Jad Osseiran

When self-confessed travel fanatic Jad Osseiran started at UWA he tried a number of different double degrees but eventually settled on a single degree in software engineering. Jad had found his natural home.

“I was always following extra tutorials and courses online in iOS development but I was only able to get the most out of them by leveraging the skills I was learning at UWA,” Jad says.

The marriage of a strong uni curriculum and making the most of the abundant online resources helped me forge a career in the most exciting part of the world for software engineering.

That part of the world was Silicon Valley and tech-industry behemoth Apple. There he works on the tvOS platform, an operating system developed by Apple for its Apple TV. We asked Jad whether he thinks tech companies are on track to make programming a career to covet.

“The Bay Area is an incredible place where anyone with a passionate idea is able to tap into a network of the world's best engineers, designers, product managers and entrepreneurs to make their idea a reality. It is an all-too-common sight to have people brainstorming their ‘next big thing’ in a crowded coffee shop. These kinds of interactions allow tech companies of all sizes to flourish here.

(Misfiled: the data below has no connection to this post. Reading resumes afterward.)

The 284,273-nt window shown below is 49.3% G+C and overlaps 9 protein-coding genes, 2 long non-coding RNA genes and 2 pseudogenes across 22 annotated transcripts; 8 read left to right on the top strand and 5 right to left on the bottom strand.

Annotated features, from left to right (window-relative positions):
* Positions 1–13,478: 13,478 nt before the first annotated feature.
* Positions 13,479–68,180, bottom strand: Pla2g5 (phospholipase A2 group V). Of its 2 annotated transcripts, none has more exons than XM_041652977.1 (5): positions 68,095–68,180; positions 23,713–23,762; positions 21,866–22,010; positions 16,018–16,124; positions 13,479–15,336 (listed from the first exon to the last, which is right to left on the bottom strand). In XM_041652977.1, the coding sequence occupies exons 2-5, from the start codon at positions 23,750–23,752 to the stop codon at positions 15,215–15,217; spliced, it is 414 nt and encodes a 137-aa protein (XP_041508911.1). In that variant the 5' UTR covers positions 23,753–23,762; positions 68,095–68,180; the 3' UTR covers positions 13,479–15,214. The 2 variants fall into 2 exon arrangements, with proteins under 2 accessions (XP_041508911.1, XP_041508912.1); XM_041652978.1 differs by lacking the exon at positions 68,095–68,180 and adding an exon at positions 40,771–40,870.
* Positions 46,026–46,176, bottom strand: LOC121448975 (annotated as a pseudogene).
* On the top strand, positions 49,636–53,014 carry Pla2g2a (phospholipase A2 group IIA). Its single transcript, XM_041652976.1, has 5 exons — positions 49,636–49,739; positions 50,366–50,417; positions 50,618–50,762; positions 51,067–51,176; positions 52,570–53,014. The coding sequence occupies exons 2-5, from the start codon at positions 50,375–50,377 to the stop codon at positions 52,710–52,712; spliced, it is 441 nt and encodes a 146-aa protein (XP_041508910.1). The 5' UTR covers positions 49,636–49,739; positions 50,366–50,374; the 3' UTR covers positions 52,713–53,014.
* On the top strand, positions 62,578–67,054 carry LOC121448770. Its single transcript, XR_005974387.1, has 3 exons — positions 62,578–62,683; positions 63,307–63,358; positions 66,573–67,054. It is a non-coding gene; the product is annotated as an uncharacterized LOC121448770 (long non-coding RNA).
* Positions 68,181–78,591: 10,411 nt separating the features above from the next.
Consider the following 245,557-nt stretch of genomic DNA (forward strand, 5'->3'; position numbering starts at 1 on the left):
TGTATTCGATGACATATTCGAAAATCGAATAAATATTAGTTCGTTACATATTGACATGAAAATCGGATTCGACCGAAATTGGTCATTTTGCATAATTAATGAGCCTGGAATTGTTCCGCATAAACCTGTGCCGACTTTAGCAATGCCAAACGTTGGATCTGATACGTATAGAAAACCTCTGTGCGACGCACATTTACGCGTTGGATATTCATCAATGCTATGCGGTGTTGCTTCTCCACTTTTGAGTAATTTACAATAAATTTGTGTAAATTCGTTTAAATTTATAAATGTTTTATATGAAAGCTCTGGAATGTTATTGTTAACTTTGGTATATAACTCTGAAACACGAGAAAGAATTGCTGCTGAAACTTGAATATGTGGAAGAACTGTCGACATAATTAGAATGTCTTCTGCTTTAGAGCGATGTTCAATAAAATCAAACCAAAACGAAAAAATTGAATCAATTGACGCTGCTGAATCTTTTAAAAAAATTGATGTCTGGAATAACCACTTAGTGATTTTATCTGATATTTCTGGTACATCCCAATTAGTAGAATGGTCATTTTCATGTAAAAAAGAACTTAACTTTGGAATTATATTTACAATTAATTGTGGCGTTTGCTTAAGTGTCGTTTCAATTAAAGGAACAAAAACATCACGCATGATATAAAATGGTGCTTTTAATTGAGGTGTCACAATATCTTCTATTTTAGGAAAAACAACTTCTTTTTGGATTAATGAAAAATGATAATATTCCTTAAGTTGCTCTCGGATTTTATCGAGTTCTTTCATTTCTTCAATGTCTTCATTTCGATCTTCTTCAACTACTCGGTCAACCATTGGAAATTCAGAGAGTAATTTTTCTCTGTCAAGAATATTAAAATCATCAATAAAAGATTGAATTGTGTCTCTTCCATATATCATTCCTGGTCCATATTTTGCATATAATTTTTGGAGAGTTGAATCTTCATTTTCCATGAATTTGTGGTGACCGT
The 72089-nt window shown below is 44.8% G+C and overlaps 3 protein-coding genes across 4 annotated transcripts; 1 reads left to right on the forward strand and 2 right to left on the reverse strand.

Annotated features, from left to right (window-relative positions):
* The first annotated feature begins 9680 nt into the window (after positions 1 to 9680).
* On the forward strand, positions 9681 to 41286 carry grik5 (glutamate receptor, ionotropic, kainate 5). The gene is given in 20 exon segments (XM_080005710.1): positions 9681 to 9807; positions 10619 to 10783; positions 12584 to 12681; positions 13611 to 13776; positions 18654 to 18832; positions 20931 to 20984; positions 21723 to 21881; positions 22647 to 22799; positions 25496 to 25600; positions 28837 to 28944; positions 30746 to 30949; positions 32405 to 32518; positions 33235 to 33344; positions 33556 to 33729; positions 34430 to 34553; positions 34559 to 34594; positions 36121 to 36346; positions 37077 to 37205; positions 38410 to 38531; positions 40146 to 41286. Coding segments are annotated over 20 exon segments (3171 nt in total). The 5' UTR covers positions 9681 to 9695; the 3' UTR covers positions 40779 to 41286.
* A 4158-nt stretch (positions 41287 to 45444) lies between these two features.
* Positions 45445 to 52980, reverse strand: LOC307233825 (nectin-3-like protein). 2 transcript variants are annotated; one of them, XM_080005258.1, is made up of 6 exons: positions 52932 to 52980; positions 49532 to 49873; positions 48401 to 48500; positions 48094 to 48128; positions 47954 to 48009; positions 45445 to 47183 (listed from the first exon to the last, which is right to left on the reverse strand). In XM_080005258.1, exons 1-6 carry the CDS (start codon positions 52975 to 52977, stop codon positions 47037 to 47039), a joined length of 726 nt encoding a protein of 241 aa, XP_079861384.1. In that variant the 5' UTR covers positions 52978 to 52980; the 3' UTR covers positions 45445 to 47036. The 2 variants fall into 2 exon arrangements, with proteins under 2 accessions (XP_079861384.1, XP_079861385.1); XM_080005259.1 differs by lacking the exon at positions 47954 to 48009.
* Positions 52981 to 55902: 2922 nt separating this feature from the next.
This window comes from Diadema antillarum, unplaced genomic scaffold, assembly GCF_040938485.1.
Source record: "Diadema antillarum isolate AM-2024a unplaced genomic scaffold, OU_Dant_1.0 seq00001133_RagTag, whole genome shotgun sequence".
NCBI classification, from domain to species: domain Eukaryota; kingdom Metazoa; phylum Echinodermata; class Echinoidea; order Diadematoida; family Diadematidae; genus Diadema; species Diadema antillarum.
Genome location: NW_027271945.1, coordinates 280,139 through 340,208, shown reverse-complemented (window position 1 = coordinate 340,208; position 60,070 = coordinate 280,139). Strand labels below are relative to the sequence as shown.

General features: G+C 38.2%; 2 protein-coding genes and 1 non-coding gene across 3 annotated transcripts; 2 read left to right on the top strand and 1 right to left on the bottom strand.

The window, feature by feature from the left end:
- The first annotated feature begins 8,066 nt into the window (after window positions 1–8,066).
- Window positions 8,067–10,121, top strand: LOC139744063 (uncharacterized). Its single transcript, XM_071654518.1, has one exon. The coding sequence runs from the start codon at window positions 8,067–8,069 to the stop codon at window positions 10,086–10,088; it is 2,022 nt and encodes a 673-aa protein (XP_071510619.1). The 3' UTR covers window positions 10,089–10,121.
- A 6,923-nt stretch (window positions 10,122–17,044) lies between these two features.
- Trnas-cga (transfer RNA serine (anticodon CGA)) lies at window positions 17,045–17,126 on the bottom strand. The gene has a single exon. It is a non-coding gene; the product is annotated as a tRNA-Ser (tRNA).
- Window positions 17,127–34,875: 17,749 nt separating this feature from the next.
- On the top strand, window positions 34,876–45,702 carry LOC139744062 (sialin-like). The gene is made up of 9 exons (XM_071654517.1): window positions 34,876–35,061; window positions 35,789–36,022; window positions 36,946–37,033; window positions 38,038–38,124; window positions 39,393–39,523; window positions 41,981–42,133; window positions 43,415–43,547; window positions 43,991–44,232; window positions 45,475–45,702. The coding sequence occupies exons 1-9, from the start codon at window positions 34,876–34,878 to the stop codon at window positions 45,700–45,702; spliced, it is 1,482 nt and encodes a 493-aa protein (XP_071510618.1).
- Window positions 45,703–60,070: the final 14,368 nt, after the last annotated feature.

"Having worked in both a startup in the heart of San Francisco and at Apple, a Silicon Valley veteran, I find there is a sense of curiosity and drive that is nurtured in both of these otherwise different worlds.

"Bringing this drive and curiosity to others in a way that makes programming more accessible is what I am really excited to see happen next. Whilst programming is only a subset of that goal, it’s the part which interests me the most.

"This idea is gaining traction in the Bay, and many companies, start-ups and giants alike are trying to execute on that through education. These companies use devices like the iPad and the iPhone which have opened a Pandora's box of creativity.

"Creative applications are now allowing people of all ages to do great things such as learning to code on their iPads, following free lecture from universities such as Stanford and MIT, and learning programming paradigms through interactive games.”

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